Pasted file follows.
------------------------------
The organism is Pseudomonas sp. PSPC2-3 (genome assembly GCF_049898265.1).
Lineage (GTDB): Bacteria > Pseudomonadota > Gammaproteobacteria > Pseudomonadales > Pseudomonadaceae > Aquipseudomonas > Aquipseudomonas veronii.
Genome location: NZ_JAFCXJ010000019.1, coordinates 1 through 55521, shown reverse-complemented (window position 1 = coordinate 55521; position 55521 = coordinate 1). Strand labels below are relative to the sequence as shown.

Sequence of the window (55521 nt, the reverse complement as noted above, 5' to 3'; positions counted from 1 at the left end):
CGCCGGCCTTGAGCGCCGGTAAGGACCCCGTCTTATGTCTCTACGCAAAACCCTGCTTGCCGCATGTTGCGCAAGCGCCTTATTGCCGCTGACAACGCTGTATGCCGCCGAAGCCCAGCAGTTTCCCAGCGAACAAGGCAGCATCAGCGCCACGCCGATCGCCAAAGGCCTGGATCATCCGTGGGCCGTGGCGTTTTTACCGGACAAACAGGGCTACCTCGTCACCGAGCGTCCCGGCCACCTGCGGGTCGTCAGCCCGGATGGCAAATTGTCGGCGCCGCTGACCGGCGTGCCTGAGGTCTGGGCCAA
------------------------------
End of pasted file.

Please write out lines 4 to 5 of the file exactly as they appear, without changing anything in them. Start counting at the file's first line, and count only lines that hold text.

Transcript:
Sequence of the window (55521 nt, the reverse complement as noted above, 5' to 3'; positions counted from 1 at the left end):
CGCCGGCCTTGAGCGCCGGTAAGGACCCCGTCTTATGTCTCTACGCAAAACCCTGCTTGCCGCATGTTGCGCAAGCGCCTTATTGCCGCTGACAACGCTGTATGCCGCCGAAGCCCAGCAGTTTCCCAGCGAACAAGGCAGCATCAGCGCCACGCCGATCGCCAAAGGCCTGGATCATCCGTGGGCCGTGGCGTTTTTACCGGACAAACAGGGCTACCTCGTCACCGAGCGTCCCGGCCACCTGCGGGTCGTCAGCCCGGATGGCAAATTGTCGGCGCCGCTGACCGGCGTGCCTGAGGTCTGGGCCAA